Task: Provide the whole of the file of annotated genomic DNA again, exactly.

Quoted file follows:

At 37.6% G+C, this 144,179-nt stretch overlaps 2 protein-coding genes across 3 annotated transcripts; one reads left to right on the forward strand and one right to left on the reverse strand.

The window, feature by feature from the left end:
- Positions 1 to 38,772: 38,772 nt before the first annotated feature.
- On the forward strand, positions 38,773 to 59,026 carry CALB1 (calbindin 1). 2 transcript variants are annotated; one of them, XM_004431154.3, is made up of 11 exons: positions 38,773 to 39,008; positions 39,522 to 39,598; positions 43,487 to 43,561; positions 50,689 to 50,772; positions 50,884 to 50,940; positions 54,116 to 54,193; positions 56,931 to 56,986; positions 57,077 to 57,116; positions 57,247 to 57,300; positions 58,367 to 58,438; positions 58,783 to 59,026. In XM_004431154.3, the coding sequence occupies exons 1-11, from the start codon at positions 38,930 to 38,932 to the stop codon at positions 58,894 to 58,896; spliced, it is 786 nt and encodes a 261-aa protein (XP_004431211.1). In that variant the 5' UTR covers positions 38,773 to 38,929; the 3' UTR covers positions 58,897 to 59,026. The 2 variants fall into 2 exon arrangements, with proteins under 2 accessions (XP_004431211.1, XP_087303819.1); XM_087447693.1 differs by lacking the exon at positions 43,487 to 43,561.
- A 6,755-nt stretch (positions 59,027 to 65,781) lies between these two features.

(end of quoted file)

At 37.6% G+C, this 144,179-nt stretch overlaps 2 protein-coding genes across 3 annotated transcripts; one reads left to right on the forward strand and one right to left on the reverse strand.

The window, feature by feature from the left end:
- Positions 1 to 38,772: 38,772 nt before the first annotated feature.
- On the forward strand, positions 38,773 to 59,026 carry CALB1 (calbindin 1). 2 transcript variants are annotated; one of them, XM_004431154.3, is made up of 11 exons: positions 38,773 to 39,008; positions 39,522 to 39,598; positions 43,487 to 43,561; positions 50,689 to 50,772; positions 50,884 to 50,940; positions 54,116 to 54,193; positions 56,931 to 56,986; positions 57,077 to 57,116; positions 57,247 to 57,300; positions 58,367 to 58,438; positions 58,783 to 59,026. In XM_004431154.3, the coding sequence occupies exons 1-11, from the start codon at positions 38,930 to 38,932 to the stop codon at positions 58,894 to 58,896; spliced, it is 786 nt and encodes a 261-aa protein (XP_004431211.1). In that variant the 5' UTR covers positions 38,773 to 38,929; the 3' UTR covers positions 58,897 to 59,026. The 2 variants fall into 2 exon arrangements, with proteins under 2 accessions (XP_004431211.1, XP_087303819.1); XM_087447693.1 differs by lacking the exon at positions 43,487 to 43,561.
- A 6,755-nt stretch (positions 59,027 to 65,781) lies between these two features.